Since it takes away an employee’s usual rights, a probationary period must be expressly agreed to by the employee. It cannot be implied into the relationship. The [employer] must clearly indicate what will happen if the relationship ends before the probation terminates. – Easton v. Winslow Properties Corp.,  O.J. No. 447
When we hear the term that an employee is “on probation” it sounds like the employee committed a crime. However, “probation” comes from the verb “to prove.” Many employers choose to start new workers in probation to prove themselves, allowing the employers to evaluate performance and assess the suitability of the new hires for long-term work.
Employment contracts often stipulate a period of probation, during which new employees can be dismissed without notice or cause. This article describes the law of probationary employment.
While there is no specific legislation creating employment probationary periods, most provincial employment standards legislation states that termination notice is not required when an employee has been employed for three months or less. In assessing suitability employers cannot set the bar so high that it is not reasonably possible for a probationary employee to succeed. Likewise, employees do not have to give notice of quitting if they have worked for an employer less than three months.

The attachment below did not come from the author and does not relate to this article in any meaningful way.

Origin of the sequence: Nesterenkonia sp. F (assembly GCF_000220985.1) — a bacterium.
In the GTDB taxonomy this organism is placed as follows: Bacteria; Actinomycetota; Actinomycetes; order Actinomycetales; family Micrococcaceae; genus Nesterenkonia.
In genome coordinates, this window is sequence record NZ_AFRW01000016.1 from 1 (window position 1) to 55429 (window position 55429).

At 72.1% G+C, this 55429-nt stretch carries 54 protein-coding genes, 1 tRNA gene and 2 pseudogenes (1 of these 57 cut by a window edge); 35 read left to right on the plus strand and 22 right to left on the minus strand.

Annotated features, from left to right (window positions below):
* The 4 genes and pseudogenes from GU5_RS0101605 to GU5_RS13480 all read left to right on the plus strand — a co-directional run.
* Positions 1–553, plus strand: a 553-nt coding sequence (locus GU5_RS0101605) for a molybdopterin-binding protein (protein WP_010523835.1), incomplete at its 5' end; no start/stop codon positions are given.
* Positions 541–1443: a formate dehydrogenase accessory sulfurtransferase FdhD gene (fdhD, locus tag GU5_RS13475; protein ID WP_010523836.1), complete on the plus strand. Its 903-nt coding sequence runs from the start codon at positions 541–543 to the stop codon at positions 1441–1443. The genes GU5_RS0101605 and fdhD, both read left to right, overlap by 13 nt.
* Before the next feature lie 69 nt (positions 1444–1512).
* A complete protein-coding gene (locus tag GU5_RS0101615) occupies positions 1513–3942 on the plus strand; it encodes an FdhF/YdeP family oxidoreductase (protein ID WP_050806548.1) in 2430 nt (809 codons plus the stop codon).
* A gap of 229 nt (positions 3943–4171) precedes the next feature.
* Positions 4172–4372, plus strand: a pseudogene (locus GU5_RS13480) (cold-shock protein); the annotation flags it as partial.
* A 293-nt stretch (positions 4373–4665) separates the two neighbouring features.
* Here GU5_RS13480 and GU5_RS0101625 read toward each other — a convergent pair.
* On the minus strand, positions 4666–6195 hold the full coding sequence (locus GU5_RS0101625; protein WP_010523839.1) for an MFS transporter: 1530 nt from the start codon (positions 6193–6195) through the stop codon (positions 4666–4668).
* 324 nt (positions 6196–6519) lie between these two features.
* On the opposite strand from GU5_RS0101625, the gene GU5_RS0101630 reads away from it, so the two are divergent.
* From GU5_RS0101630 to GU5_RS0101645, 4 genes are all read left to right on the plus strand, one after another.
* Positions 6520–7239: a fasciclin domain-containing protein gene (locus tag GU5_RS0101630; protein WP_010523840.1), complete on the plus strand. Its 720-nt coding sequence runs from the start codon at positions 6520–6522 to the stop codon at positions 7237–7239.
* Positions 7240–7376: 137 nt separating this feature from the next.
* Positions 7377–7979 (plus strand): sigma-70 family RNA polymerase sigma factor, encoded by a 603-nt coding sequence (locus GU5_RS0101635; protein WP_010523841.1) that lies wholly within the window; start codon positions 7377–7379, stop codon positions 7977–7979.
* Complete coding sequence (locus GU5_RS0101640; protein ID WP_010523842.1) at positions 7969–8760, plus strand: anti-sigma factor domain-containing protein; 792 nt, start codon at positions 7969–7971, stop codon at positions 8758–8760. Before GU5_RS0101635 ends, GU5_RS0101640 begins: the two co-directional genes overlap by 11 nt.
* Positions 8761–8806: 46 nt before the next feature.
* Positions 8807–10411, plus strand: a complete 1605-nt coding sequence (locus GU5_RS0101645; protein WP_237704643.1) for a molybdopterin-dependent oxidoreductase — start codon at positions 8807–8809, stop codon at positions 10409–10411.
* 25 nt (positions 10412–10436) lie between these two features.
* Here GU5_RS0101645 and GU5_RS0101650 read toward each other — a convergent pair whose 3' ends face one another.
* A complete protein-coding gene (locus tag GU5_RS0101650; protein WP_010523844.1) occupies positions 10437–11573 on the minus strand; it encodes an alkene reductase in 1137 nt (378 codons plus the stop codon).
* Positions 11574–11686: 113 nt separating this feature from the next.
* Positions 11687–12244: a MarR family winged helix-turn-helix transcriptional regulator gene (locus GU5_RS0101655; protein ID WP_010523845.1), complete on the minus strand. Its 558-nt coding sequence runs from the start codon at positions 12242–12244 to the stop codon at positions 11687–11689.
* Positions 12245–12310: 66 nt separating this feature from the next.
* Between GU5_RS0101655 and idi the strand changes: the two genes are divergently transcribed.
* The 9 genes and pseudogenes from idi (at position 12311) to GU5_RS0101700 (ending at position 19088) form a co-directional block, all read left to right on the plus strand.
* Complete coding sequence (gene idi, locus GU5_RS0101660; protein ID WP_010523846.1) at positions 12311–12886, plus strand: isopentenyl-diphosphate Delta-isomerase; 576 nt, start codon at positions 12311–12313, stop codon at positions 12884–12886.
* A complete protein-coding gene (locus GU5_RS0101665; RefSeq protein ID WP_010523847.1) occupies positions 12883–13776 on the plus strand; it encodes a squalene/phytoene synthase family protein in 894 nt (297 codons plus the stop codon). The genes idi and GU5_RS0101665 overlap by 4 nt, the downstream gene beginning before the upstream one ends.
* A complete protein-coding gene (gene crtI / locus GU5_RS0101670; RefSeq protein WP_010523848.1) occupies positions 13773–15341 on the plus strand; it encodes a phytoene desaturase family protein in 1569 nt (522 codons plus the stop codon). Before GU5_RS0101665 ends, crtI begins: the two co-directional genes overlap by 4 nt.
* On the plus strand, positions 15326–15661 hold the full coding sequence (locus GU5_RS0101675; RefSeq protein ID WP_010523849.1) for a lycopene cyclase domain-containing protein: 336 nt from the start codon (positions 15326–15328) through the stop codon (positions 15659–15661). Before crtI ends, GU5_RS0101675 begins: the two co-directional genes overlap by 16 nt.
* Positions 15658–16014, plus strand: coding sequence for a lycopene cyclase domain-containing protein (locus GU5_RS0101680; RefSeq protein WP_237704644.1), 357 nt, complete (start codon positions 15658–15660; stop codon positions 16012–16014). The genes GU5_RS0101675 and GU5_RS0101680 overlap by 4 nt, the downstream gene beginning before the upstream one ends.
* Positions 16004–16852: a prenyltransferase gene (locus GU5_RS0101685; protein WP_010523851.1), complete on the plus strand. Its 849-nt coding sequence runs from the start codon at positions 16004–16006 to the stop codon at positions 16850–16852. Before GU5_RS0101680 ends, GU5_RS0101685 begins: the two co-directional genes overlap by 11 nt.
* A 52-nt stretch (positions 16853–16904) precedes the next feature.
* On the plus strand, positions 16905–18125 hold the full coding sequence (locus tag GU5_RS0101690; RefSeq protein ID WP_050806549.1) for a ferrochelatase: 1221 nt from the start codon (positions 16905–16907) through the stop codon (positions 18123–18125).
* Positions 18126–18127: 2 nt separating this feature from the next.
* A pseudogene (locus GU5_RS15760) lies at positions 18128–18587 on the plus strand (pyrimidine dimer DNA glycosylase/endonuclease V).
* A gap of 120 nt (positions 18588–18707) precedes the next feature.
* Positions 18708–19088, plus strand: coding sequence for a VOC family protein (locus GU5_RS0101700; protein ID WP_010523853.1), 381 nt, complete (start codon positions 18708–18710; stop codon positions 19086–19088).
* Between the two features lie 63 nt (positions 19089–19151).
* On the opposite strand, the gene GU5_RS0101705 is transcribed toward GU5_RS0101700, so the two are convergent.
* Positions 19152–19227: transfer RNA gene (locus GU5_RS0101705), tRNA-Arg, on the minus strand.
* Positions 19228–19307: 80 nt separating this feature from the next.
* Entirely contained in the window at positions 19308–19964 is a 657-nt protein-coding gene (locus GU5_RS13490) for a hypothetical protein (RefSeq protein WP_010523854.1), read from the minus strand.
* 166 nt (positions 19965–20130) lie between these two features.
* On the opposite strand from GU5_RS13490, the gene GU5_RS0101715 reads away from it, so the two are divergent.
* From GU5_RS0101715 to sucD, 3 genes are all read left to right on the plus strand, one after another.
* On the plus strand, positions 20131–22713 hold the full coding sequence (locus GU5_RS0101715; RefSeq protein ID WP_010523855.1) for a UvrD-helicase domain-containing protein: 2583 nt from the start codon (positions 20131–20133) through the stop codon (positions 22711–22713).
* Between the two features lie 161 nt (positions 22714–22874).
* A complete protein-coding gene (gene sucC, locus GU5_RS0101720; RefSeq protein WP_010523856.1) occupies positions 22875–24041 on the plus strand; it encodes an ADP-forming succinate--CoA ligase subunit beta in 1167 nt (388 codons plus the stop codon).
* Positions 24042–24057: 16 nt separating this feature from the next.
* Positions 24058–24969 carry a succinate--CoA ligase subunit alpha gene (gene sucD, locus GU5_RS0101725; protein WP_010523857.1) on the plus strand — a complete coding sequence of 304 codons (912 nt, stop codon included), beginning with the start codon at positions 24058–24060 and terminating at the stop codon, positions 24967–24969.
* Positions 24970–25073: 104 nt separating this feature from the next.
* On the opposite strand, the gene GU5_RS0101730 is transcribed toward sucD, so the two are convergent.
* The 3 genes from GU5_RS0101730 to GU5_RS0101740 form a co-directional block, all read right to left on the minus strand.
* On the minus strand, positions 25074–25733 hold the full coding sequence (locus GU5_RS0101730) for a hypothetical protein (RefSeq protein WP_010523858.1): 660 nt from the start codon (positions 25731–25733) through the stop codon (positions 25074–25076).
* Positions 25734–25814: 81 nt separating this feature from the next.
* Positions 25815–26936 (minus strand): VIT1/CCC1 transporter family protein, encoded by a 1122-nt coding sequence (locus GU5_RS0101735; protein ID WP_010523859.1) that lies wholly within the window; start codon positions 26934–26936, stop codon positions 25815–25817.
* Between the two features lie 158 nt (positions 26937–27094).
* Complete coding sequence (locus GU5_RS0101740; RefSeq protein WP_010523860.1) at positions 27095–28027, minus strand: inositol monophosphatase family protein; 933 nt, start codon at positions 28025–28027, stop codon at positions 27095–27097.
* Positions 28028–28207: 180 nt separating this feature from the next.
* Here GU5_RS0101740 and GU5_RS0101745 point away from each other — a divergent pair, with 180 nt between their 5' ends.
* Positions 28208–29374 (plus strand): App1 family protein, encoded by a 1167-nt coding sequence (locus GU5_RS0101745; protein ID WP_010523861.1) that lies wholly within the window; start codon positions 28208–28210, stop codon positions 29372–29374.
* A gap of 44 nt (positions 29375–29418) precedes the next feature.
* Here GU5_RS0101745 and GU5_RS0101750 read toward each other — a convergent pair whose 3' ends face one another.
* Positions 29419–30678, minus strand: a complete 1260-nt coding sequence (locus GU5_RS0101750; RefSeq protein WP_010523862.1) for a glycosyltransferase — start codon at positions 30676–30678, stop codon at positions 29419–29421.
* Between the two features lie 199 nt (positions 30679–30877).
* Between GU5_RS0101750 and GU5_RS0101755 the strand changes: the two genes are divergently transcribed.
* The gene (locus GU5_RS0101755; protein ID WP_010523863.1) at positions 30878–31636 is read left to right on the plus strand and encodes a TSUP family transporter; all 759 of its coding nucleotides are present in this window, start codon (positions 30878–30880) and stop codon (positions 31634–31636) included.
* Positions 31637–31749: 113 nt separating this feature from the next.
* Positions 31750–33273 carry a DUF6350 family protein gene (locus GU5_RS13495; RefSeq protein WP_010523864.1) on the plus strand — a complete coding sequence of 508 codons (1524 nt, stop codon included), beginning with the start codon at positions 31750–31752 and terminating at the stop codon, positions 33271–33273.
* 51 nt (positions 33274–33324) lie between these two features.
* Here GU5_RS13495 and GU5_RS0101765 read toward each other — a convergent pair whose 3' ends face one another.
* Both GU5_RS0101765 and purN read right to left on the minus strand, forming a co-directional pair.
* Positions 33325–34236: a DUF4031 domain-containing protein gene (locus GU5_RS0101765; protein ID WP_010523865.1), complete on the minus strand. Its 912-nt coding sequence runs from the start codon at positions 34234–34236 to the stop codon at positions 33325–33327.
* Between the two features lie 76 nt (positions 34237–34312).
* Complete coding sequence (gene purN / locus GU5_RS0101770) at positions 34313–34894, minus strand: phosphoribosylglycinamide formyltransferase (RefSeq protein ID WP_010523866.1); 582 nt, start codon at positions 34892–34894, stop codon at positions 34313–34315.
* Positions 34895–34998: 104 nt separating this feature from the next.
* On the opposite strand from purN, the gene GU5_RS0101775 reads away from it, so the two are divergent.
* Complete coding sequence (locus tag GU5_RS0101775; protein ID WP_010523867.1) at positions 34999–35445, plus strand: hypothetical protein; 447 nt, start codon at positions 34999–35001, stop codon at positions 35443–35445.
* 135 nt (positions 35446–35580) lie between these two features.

It is important to remember that this is the statutory minimum, and the common law (judge-made) notice principles about reasonable notice are more generous.
In 1955, an arbitrator in Re United Electrical Workers & Square D Co., Ltd. [6 L.A.C. 289] described probation thus (at para. 8):
An employee who has the status of being “on probation” clearly has less job security than an employee who enjoys the status of a permanent employee. One is undergoing a period of testing, demonstration or investigation of his qualifications and suitability for regular employment as a permanent employee, and the other has satisfactorily met the test. The standards set by the company are not necessarily confined to standards relating to quality and quantity of production, they may embrace consideration of the employee’s character, ability to work in harmony with others, potentiality for advancement and general suitability for retention in the company.